For the neo-conservatives advising Bush, there certainly is a clash of civilisations, even though, for domestic political reasons, they cannot admit it. For these same reasons, Bush denies that the war is against Muslims, but the fact is that those resisting the US occupation of Afghanistan and Iraq, and those who attacked the United States, are all Muslims. And those who lead them are Occidentalists who declare that their war is against the West, Jews, and Christians.

Fundamentalists of whatever persuasion habitually say a cosmic struggle is occurring now, in this world, not in the future. Faithful individuals believe they must play their part in it, whether they come from the Christian Bible belt, from the Dome of the Rock, or from occupied Iraq. For the Islamists, as much as for neo-conservatives in the West, there is certainly a clash of civilisations: Osama bin Laden himself has repeatedly declared that the battle is between Muslims and the ‘Jews and Crusaders’. The more Palestinians and Iraqis are killed, the more he can point to a clash, and call on the faithful for revenge and resistance. His videotape of November 2001 said:

We are terrorists, and terrorism is our friend and companion. Let the West and East know that we are terrorists and that we are terrifying as well. We shall do our best in preparation to terrorize Allah’s enemy and our own. Thus terrorism is an obligation in Allah’s religion.

Even Iyad al-Allawi, Iraq’s Interim Prime Minister, has recently said that Iraq is now the main battlefield between two mutually exclusive world visions, between radical Islam and its enemies. He appeared to endorse a message from the Sons of the Resistance (Abna al-Muqawimmah) that said: ‘Baghdad is the first step to victory over the Jews and the Crusaders’. The war that was claimed to be against terror is, it seems, a war between religions, or within them. Fundamentalism’s face, underneath the balaclava, is the same everywhere. Pro deo et patria: religion is always used by old men to inspire young men to fight the heathen.

Baroness Cox, a British independent who works with Muslim countries in conflict, sees the threat of a clash of civilisations as imminent and this year described its human consequences, particularly in southern Sudan, northern Nigeria (where twelve states have shariya law), and Aceh, as catastrophic. The President of Pakistan, Pervez Musharraf, who has been the target of assassination attempts, supported her ‘act local’ view, although he foresaw a clash not over ideas, but over the denial of justice and prosperity. He warned that a clash of civilisations will occur if the West, particularly the US and Muslim countries do not act together to eradicate the root causes of anger and resentment in the Muslim world. He advocated ‘Enlightened Moderation’ as a double strategy: the Muslim world must shun militancy and extremism and pursue socioeconomic advancement; and the Western world must resolve political disputes with justice and support human resource development in the deprived Muslim world. Confrontation and force, he argued, will never bring peace.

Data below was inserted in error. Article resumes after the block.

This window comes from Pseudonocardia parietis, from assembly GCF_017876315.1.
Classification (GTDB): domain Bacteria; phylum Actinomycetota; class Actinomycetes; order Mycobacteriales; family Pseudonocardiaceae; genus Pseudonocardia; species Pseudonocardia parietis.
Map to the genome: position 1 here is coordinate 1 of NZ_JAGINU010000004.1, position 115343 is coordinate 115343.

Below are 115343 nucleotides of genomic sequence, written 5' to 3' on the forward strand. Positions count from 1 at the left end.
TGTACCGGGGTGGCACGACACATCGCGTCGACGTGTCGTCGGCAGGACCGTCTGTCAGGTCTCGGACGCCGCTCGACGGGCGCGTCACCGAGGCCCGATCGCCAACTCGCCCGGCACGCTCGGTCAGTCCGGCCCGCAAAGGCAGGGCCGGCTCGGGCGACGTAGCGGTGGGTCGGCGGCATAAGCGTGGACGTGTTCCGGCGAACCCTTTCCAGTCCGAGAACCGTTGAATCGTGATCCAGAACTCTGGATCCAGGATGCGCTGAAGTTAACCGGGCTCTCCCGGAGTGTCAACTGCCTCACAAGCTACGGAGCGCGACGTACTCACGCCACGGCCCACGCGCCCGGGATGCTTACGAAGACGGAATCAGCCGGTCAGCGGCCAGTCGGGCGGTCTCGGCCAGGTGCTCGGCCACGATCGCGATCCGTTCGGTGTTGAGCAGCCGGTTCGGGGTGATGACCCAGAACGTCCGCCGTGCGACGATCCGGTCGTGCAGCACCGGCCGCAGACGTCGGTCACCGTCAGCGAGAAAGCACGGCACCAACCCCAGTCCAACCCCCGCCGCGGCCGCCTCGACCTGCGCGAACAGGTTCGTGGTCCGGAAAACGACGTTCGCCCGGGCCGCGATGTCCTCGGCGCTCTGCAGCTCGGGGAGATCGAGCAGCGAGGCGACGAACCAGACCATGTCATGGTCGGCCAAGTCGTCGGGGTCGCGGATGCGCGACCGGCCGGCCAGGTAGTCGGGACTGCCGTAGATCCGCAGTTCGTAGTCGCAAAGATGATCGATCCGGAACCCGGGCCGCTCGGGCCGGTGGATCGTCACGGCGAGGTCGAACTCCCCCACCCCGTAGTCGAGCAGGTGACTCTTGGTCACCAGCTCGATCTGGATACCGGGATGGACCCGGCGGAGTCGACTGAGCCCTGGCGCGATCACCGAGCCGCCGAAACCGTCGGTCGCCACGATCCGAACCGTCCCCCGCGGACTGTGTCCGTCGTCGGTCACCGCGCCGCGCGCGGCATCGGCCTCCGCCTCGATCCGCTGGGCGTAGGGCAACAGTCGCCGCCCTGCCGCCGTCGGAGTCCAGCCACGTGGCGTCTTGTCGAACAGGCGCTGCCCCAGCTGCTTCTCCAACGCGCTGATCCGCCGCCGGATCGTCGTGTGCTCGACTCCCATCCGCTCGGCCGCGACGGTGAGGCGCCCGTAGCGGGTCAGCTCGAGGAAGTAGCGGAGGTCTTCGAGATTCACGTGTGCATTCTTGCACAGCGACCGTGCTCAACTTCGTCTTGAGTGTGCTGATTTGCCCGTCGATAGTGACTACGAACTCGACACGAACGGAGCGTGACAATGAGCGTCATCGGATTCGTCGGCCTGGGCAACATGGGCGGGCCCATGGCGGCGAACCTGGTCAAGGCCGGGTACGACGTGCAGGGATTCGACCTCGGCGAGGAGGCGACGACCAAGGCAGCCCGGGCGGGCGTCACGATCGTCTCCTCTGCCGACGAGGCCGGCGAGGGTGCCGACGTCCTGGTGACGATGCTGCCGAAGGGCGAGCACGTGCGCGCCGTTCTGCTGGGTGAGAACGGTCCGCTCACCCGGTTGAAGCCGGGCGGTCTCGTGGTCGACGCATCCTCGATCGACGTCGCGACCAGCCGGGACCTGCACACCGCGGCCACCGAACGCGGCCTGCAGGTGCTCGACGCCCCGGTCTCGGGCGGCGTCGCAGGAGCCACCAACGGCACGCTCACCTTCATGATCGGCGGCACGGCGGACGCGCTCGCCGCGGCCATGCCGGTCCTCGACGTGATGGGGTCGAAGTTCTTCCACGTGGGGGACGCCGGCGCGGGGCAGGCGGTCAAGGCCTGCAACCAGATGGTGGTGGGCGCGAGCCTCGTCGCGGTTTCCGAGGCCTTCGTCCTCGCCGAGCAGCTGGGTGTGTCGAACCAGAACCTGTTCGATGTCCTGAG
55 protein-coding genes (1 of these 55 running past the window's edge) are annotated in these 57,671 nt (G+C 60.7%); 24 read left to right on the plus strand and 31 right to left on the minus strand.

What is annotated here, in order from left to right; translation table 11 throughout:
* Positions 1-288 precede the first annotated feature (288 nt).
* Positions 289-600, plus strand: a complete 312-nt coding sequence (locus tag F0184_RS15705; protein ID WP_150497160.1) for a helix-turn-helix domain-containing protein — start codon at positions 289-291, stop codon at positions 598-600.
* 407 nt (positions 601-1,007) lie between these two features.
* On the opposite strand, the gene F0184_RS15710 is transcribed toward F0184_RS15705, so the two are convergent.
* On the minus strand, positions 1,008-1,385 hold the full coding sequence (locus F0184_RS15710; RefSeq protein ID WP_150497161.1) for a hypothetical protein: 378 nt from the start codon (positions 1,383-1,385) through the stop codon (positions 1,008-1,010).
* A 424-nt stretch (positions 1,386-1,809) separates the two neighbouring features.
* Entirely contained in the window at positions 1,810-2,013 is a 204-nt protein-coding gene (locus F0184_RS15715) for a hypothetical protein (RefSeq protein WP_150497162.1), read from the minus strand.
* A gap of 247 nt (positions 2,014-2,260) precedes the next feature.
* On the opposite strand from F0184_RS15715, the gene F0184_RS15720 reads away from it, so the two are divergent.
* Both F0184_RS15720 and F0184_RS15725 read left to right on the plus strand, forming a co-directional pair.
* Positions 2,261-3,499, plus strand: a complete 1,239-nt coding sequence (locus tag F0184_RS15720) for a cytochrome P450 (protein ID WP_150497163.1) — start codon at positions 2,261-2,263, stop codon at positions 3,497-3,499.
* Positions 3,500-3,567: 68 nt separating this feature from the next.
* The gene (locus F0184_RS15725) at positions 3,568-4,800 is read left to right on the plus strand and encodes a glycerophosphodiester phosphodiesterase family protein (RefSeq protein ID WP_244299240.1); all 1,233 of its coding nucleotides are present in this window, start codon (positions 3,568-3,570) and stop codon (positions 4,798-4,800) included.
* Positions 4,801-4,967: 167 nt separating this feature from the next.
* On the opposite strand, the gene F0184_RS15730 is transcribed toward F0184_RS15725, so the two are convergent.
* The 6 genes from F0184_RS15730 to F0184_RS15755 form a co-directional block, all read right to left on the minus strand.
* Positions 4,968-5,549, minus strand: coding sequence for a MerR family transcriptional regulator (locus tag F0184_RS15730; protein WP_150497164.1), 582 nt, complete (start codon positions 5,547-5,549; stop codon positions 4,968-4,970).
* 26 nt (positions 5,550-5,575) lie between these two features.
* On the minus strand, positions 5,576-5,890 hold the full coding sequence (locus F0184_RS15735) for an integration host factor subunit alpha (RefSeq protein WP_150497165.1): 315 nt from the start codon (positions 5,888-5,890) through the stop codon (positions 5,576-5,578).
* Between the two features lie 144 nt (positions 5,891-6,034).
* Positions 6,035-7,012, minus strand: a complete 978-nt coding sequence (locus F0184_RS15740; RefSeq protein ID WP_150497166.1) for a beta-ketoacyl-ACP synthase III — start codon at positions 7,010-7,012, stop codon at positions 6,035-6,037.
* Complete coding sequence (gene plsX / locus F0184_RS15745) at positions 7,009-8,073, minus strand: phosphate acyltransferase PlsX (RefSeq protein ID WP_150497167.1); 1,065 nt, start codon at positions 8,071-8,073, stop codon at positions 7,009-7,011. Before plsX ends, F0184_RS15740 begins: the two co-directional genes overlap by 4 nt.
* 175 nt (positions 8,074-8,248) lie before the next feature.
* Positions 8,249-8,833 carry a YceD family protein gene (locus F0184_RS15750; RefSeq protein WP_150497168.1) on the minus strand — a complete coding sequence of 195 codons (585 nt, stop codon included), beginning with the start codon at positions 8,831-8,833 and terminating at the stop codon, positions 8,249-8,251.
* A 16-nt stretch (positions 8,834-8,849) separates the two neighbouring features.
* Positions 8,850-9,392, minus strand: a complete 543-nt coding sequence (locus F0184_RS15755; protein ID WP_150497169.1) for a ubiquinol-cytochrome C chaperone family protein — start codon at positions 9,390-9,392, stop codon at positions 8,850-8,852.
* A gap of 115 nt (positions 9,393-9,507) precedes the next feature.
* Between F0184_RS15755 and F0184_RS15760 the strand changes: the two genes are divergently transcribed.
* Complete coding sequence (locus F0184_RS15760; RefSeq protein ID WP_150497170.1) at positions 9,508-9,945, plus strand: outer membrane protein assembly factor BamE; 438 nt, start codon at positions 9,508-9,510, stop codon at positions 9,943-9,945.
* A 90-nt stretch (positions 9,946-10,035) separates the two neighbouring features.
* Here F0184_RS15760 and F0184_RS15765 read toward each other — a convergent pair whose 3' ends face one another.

The world’s 1.2 billion Muslims tend to marry young and polygamously, and to have large families. Owen Harries, in his 2003 Boyer Lectures, noted that Muslim birthrates in Europe are three times those of non-Muslims so that, with increasing Muslim migration, Europe’s population will soon consist of a few rich, elderly Christians and a lot of poor, young Muslims – who are all voters. But he followed Samuel Huntington in fearing that it will not be Muslims but Hispanics – the majority of them Mexicans – whose culture will dominate the United States, and warning that this will cause what he and Huntington mean by ‘the West’ to wither and weaken. Yet here the notion that religions are at the heart of the clash of civilisations, or of fundamentalisms, breaks down, for most Hispanic migrants to the US are not Muslims but Catholics. What Harries and Huntington really fear, perhaps, is cultural nonconformity, and its potential to mobilise antagonism within and between civilisations: a 21st century version, perhaps, of racism. What Ian Buruma and Avishai Margalit fear, in their important book, Occidentalism: the West in the Eyes of its Enemies (2004) is ‘bad ideas’, which even though they may have their genesis in the West, can lead fundamentalists to turn on it with a vengeance.

The equal and opposite response to Orientalist imperialism has always been Occidentalist resistance, and that seems unlikely to change. Civilisation, it is clear, is something people care about, and can be roused by their leaders to fight for. It remains to ask: must there be a clash of civilisations?

No conclusion to this complex debate is possible, because it is still unfolding before our eyes. But considering it in terms of Orientalism and Occidentalism serves at least to recall the age-old origins of the issues, and to reveal the underlying similarities of the arguments on both sides about fundamentalism, civilisation, religion, ethnicity, and prosperity. Certainly, for those who seek to understand all the perspectives involved, retreating behind civilisational walls and fortified boundaries resolves nothing and makes no-one safer. To do so is likely to exacerbate the ignorance, fear, and hostility both inside and outside the razor wire that lead to generational cycles of revenge and violence.

For those who hope that humankind can progress beyond warfare, ‘standing up’ to the Other is not the answer. Sooner rather than later, ‘sitting down’ with the Other, whoever that may be, will be the only way.